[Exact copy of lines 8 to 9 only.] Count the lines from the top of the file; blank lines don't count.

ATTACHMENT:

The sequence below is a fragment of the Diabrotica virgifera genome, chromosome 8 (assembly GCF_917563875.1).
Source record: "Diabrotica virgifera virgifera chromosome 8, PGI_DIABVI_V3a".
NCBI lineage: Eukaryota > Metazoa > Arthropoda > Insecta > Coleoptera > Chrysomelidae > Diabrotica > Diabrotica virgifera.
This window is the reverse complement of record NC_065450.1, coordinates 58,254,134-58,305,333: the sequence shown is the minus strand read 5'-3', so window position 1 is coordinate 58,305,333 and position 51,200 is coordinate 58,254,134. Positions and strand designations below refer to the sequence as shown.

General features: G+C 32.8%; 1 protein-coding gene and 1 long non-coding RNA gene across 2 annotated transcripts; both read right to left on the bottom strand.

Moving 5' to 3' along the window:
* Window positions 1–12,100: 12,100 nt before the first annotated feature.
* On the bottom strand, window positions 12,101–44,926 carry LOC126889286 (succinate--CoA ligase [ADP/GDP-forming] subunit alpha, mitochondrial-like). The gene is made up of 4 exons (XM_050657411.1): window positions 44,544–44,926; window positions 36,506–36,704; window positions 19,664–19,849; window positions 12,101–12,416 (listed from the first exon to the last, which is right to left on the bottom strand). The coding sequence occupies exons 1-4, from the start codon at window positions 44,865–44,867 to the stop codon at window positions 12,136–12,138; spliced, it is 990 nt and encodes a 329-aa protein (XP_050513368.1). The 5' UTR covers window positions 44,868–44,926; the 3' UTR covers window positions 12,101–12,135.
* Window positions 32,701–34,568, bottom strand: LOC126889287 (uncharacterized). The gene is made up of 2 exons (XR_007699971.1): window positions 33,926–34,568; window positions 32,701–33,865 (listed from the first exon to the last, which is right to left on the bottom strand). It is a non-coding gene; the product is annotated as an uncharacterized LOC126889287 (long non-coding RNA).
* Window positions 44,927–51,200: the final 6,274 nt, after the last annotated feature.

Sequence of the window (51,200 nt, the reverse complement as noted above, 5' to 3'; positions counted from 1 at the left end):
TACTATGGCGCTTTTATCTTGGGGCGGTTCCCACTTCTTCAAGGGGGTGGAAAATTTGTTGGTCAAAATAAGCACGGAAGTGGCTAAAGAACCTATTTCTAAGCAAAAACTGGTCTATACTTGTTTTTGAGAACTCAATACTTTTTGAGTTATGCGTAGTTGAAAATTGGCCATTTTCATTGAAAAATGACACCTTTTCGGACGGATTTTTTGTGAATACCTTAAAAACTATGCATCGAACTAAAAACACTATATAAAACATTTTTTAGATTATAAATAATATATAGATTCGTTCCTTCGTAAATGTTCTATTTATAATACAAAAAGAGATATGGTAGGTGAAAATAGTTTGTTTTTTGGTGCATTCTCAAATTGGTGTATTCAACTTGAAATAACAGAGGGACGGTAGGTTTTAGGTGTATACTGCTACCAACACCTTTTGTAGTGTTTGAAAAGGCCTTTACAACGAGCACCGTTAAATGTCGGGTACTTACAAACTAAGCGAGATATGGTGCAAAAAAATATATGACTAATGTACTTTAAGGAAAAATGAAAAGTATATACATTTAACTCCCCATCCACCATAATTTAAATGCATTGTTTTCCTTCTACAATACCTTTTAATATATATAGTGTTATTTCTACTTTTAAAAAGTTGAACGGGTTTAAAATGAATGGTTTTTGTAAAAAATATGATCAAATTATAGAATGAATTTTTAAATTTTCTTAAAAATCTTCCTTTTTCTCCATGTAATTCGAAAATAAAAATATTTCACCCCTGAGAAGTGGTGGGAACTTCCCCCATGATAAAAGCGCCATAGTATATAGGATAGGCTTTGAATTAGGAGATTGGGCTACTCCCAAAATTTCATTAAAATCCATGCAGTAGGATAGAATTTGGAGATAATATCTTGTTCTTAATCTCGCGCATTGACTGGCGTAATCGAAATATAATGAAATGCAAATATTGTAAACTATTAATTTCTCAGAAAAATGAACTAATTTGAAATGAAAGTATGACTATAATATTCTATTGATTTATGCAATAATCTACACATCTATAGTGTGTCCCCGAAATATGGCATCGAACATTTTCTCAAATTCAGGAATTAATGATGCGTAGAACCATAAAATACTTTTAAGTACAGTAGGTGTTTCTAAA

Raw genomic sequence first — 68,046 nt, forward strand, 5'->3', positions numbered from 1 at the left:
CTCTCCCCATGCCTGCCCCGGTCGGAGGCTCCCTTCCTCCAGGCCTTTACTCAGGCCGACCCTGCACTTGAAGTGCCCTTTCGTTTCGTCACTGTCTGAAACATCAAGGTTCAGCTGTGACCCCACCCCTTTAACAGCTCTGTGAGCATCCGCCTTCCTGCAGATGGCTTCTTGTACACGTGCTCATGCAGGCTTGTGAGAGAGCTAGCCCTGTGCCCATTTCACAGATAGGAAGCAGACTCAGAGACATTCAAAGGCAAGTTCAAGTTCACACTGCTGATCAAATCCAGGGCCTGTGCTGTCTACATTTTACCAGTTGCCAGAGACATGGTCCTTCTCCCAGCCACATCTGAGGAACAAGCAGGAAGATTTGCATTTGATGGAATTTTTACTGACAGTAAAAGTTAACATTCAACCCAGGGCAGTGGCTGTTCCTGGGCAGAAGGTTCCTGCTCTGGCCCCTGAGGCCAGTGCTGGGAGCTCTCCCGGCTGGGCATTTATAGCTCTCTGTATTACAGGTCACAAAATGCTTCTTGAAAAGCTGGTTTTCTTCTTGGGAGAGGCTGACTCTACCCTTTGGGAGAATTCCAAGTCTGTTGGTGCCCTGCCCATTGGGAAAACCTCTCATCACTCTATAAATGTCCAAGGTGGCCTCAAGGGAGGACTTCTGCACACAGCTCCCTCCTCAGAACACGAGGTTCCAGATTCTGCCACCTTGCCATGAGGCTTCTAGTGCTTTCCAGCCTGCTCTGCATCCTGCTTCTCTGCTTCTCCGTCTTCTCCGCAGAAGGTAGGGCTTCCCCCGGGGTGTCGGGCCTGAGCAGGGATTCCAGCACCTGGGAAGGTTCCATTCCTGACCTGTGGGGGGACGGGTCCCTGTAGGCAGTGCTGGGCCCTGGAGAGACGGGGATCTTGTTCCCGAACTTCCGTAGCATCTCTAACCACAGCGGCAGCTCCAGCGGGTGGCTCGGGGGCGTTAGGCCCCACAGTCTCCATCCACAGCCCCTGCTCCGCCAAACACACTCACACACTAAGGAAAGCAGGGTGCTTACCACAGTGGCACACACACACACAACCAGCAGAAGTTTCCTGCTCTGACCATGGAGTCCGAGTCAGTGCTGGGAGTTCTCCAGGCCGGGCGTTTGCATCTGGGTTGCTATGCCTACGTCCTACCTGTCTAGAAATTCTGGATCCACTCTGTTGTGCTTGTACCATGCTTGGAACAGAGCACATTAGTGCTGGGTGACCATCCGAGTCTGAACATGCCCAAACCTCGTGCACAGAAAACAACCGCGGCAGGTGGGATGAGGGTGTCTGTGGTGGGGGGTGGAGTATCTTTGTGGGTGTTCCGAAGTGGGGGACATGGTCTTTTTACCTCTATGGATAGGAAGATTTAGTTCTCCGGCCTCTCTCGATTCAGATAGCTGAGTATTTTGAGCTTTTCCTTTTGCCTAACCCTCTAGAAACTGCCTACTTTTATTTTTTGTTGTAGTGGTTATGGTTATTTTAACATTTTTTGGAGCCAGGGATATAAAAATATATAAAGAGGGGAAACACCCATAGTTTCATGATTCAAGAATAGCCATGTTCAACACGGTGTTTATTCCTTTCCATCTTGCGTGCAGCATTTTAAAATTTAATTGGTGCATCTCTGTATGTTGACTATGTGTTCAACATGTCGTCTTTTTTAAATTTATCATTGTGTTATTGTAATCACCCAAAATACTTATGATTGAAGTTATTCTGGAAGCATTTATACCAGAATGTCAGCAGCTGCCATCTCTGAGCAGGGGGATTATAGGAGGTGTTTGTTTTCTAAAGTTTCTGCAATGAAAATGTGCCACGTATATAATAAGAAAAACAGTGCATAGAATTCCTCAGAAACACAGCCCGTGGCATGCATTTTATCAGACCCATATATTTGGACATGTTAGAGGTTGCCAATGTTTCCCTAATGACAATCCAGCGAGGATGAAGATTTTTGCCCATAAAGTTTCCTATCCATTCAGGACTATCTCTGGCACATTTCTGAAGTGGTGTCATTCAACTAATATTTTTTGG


* On the bottom strand, window positions 12,101–44,926 carry LOC126889286 (succinate--CoA ligase [ADP/GDP-forming] subunit alpha, mitochondrial-like). The gene is made up of 4 exons (XM_050657411.1): window positions 44,544–44,926; window positions 36,506–36,704; window positions 19,664–19,849; window positions 12,101–12,416 (listed from the first exon to the last, which is right to left on the bottom strand). The coding sequence occupies exons 1-4, from the start codon at window positions 44,865–44,867 to the stop codon at window positions 12,136–12,138; spliced, it is 990 nt and encodes a 329-aa protein (XP_050513368.1). The 5' UTR covers window positions 44,868–44,926; the 3' UTR covers window positions 12,101–12,135.
* Window positions 32,701–34,568, bottom strand: LOC126889287 (uncharacterized). The gene is made up of 2 exons (XR_007699971.1): window positions 33,926–34,568; window positions 32,701–33,865 (listed from the first exon to the last, which is right to left on the bottom strand). It is a non-coding gene; the product is annotated as an uncharacterized LOC126889287 (long non-coding RNA).